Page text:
THE KULT by Shaun Jeffrey

The Kult - People are predictable. That's what makes them easy to kill.

Tell us about yourself, Shaun.

My name’s Shaun Jeffrey, and having grown up in a house in a cemetery, it’s pretty safe to assume I was never going to be writing love stories, and perhaps goes some way to explaining my attraction to the dark side of the literary spectrum.

I’ve been writing on and off for around twenty years, and it never gets any easier. But then that’s all part of the challenge and the fun. If it was easy, everyone would be doing it, and while everyone may have a story to tell, not everyone can tell it.

Now along with cover pictures, I think taglines are important. They sum up the story in as few words as possible and hopefully entice readers to buy the book. Or at least to give it more than a passing glance. ‘People are predictable. That’s what makes them easy to kill.’ That’s the tagline to my novel, The Kult, which is a fast paced serial killer story that contains a mix of horror, crime and mystery.

Is it true that it has been optioned for a movie?

The book was optioned at the end of last year by Gharial Productions, and shooting on the film begins in September. It will be interesting and exciting to see my story brought to life, a story that award winning author Jonathan Maberry called ‘a bumpy ride through nightmare country’. I have two other novels available, ‘Deadfall’ – when the dead won’t stay dead there’s going to be hell to pay. And ‘Evilution’ – humankind is about to change.

Details of these and any other projects can be found on my website: and sample chapters and my previously published short story collection ‘Voyeurs of Death’ can be read for free at


What is your book about, Alix?

Based Upon Availability delves into the lives of eight seemingly ordinary women, each who pass through Manhattan’s swanky Four Seasons Hotel. While offering sanctuary to some, solace to others, the hotel captures their darkest and twisted moments as they grapple with family, sex, power, love, and death. Trish, a gallery owner, obsesses over her best friend’s wedding and dramatic weight loss. Robin wants revenge after a lifetime of abuse at the hands of her older sister. Anne is single, lonely, and suffering from obsessive-compulsive disorder. Drug-addicted rock star Louise needs to dry out. Southerner-turned-wannabe Manhattanite Franny is envious of her neighbors’ lives. Sheila wants to punish her boyfriend for returning to his wife. Ellen so desperately wants children, she’s willing to pretend to be pregnant. And Morgan, the hotel manager— haunted by the memory of her dead sister—is the thread that weaves these women’s lives together.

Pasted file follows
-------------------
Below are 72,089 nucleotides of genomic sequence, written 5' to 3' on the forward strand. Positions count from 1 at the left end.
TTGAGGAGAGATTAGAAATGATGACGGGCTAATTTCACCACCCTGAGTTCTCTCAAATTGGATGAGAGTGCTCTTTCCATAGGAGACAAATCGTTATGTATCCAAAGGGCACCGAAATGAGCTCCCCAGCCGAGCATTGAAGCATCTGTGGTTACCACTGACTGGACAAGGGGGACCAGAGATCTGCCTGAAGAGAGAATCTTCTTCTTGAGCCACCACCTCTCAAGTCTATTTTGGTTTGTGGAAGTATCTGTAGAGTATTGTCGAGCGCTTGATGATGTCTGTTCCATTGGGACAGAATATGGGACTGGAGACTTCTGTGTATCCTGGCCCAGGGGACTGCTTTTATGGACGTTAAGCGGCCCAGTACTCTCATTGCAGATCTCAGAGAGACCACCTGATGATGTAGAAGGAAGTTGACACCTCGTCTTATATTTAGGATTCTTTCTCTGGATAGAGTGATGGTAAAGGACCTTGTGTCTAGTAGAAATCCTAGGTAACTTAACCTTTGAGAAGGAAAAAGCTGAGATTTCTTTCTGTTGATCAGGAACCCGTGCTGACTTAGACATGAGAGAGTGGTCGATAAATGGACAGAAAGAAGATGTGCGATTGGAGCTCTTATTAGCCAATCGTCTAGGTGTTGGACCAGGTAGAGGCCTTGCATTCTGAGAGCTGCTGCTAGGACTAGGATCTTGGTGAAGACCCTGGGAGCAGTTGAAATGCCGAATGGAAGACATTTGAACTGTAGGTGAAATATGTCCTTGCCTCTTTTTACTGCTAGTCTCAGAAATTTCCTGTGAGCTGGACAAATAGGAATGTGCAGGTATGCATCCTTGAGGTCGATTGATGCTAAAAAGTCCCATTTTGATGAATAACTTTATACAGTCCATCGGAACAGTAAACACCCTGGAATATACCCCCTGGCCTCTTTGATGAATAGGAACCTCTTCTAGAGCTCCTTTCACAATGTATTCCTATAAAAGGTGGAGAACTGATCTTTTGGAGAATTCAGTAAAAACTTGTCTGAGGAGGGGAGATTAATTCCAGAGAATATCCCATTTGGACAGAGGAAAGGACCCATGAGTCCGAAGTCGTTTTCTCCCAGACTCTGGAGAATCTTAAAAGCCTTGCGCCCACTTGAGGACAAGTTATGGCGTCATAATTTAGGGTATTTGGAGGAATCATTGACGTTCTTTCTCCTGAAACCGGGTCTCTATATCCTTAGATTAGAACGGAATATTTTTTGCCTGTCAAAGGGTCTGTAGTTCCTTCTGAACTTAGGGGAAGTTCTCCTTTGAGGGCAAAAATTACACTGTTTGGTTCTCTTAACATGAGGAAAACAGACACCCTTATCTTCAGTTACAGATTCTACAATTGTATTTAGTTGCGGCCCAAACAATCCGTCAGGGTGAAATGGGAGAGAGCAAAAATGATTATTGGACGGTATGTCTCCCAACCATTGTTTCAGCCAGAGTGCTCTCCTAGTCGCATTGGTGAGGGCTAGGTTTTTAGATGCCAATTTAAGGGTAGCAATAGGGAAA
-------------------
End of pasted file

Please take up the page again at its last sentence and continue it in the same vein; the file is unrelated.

In this an utterly original read, I try to ask and answer the age-old question; ‘what happens behind closed doors’ while examining the walls we put up as we attempt intimacy, and inspecting the ruins when they’re knocked down.

Alix Strauss

NATIVE VENGEANCE by Julie Achterhoff

Julie Achterhoff is the author of three books, Native Vengeance, Quantum Earth, and Deadly Lucidity. They are paranormal thrillers. She grew up reading such authors as Stephen King and Dean Koontz, which influenced her own writing. She has been writing since childhood, scaring her teachers with her horror stories. Reading has also been a great influence on her. Her books can be found on in regular form, and now on Kindle for $3.19 a piece. They can also be purchased from the publisher at You can read parts of her books on BookBuzzr.

Why did you become involved in your particular genre?

I just love scary stuff! It's exciting for me to write stories that will scare people and make them wonder if something like that could really happen. When I was a kid I read every scary book I could get my hands on. I loved H.P. Lovecraft and others that kept me up at night. I enjoy creating characters who are strong, yet also vulnerable, so the reader can relate to them throughout the story. I also enjoy writing a strong storyline that will keep readers engrossed until the very end. I also like adding a romantic element in my books. I think that gives them a little spice. I believe that thrillers are the most interesting books. They can really get to you!

Read more about these, and other great titles at Vacation Reads.

No comments: